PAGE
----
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Concentrated phases of colloids or nanoparticles: Solid pressure and dynamics of concentration processes

Aimar, Pierre and Bacchin, Patrice Concentrated phases of colloids or nanoparticles: Solid pressure and dynamics of concentration processes. (2010) In: Nanoscience: Colloidal and Interfacial Aspects. (Taylor & Francis Surfactant science series). Taylor & Francis (CRC Press), USA, 1-256. ISBN 978-1-42-006500-8

(Document in English)

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The behaviour of colloids concentrated at an interface is strongly affected by surface interactions occurring on the nanoscale between colloids and between the colloids and the surface. For instance, processes such as ultrafiltration, nanofiltration or reverse osmosis which are classically used to purify, eliminate and concentrate colloids or nanoparticles strongly depend on these interfacial phenomena. The level of fouling, its kinetics or even the way colloids build up (porosity, hydraulic resistance or accumulation reversibility) are driven by colloidal properties. It is therefore necessary to establish experimental and theoretical connections between colloidal properties at the local (micro) scale and the efficiency of the concentration process; this knowledge being compulsory for the control of numerous processes dealing with nanoparticles. In this chapter, our aim is to show how the concept of solid pressure can be a good vehicle to account for particle-particle interactions in the macroscopic description of separation processes like membrane filtration, sedimentation or drying. It will be shown how solid pressure (or to be more precise its variation with the volume fraction) can be related to the way a suspension resists an increase in concentration. We shall also try to illustrate in which way the change of state of the suspension, can be put in relation to the various forms of accumulation on a surface, both from a theoretical and an experimental point of view. The resistance of the dispersion to over-concentration will be defined by osmotic pressure variation and this resistance will be linked to a Péclet number relative to filtration conditions. The importance of a critical volume fraction inducing a phase transition between fluid (dispersed) and solid (condensed) phases will be underlined in order to describe the transition between accumulation phenomena of polarisation concentration and of dense layer formation. The consequence of this transition on the reversibility of accumulated layers will be discussed. The chapter will then investigate how the variation of osmotic pressure with volume fraction can explain the variety of accumulation phenomena occurring at an interface.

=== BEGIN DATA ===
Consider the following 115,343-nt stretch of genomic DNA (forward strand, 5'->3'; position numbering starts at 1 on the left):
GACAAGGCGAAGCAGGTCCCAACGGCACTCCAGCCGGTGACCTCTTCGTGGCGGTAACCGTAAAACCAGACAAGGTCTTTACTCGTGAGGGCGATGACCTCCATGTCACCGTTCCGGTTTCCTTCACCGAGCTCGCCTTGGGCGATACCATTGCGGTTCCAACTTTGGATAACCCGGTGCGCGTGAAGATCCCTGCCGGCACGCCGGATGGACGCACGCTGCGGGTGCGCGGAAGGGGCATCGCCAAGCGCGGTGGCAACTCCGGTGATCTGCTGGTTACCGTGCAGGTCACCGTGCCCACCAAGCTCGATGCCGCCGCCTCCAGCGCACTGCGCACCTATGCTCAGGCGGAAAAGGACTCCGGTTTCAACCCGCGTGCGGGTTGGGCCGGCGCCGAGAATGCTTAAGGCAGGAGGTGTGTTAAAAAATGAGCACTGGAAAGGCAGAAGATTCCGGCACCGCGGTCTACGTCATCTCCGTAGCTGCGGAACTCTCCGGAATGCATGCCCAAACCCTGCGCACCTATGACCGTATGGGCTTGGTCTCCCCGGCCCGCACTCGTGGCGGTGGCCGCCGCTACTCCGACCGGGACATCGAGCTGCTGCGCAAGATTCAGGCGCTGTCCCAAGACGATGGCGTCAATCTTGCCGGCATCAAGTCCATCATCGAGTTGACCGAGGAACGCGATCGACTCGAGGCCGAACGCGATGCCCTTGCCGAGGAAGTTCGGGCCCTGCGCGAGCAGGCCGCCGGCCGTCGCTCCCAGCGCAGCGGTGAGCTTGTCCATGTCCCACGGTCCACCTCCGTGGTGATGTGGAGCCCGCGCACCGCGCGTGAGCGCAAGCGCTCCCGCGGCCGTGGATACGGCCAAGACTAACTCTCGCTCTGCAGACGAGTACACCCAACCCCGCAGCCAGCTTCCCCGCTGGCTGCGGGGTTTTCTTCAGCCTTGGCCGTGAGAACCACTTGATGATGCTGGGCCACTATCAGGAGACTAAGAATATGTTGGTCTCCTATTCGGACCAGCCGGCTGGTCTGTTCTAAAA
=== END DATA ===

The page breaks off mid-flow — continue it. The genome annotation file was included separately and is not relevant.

Item Type:Book Section
Additional Information:Thanks to Taylor & Francis Editor. The definitive version is available at http://www.routledge.com
Uncontrolled Keywords:
Institution:French research institutions > Centre National de la Recherche Scientifique - CNRS (FRANCE)
Université de Toulouse > Institut National Polytechnique de Toulouse - Toulouse INP (FRANCE)
Université de Toulouse > Université Toulouse III - Paul Sabatier - UT3 (FRANCE)
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Deposited On:17 Nov 2011 08:26

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